Following the Religions of Empire Conference, Sir Denison Ross, Sir Francis Younghusband and others formed The Society for Promoting the Study of Religions. It was in its offices that some years later the preparatory committee for the World Congress of Faiths was to meet.

The World Fellowship of Faiths.

In some of the preparatory literature, the World Congress of Faiths was billed as the Second International Congress of the World Fellowship of Faiths. The World Fellowship of Faiths First International Congress was itself also called a Second Parliament of Religions. The Second Parliament, held in Chicago in 1933, was in conscious imitation of the World’s Parliament of Religions held at Chicago forty years before - so one root of WCF leads back to that landmark event.

Memories of the 1893 Parliament, which for many years were largely forgotten, have recently been revived by celebration of its centenary. As part of the World Fair held in Chicago to mark the four hundredth anniversary of the ‘discovery’ of America by Christopher Columbus, a World’s Parliament of Religions was held, at the suggestion of Charles Bonney. The invitation to members of all major religions to participate made the event significant. The 1893 Parliament, which I have described in Pilgrimage of Hope is widely regarded as the beginning of the interfaith movement, although no continuing body was established (5). The organization now known as the International Association for Religious Freedom, was formed in 1900, although at that time it drew most of its support from Unitarians and Universalists and was only in embryonic form an interfaith organization. The International Association for the History of Religions (IAHR) held its first Congress in Paris in 1901. This was devoted to the scientific and historical study of religions and at the time was for European scholars in this field.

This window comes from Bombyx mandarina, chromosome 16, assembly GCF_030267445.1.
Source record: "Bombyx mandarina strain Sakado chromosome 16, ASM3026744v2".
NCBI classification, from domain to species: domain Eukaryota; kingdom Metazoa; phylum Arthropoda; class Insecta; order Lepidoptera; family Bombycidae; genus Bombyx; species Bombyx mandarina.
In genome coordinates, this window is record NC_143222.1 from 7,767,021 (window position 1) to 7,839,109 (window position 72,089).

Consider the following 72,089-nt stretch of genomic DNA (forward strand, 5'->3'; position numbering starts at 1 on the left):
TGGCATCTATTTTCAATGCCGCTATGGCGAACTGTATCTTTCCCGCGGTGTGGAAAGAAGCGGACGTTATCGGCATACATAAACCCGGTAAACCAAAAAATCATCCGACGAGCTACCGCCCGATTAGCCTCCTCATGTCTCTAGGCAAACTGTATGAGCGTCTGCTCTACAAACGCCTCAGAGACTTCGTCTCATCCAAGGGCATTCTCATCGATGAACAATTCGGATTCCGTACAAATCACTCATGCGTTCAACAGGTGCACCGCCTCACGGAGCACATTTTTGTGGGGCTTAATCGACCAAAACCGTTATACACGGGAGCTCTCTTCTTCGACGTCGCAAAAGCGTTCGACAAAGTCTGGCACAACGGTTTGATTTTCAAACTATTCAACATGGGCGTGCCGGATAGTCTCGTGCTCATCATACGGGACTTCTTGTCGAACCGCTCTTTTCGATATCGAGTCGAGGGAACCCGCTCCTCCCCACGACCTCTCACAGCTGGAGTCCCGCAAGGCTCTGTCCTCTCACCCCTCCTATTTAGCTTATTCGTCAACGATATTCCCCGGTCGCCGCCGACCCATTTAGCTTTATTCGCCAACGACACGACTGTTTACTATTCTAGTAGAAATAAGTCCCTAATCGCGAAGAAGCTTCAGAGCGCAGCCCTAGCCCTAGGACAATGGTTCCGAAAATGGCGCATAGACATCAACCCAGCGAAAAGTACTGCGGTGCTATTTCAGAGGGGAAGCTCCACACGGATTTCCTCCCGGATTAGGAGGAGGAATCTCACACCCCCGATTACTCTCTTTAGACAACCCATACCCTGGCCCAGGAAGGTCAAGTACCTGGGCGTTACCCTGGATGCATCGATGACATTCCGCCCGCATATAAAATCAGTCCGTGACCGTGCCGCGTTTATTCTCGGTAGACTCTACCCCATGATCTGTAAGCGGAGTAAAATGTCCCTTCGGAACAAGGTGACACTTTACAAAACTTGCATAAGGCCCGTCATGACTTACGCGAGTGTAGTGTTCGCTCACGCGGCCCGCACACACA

At the 1933 Parliament - still a forgotten event - twenty seven gatherings were held in Chicago, with a massive total attendance of 44,000 people. Sir Francis Younghusband, in an address to the Parliament, stressed that ‘the spirit of active good-will had now to be applied on a far larger - on a world wide - scale. Out of the very agony of war and out of the despair of economic problems we have, of set design, to make good come. Otherwise, we shall be no worthy agents of the World Spirit’ (6).

Younghusband seems to have been encouraged by the organizers to arrange the World Fellowship of Faiths’ second international congress in London. The World Congress of Faiths of 1936 did indeed maintain the objects of the World Fellowship of Faiths and the name of the Fellowship’s International President, HH The Maharaja Gaekwar of Baroda, was shown on the literature. Subsequently, when after the 1936 Congress, the World Congress of Faiths Continuation Movement was established, WCF became an independent body.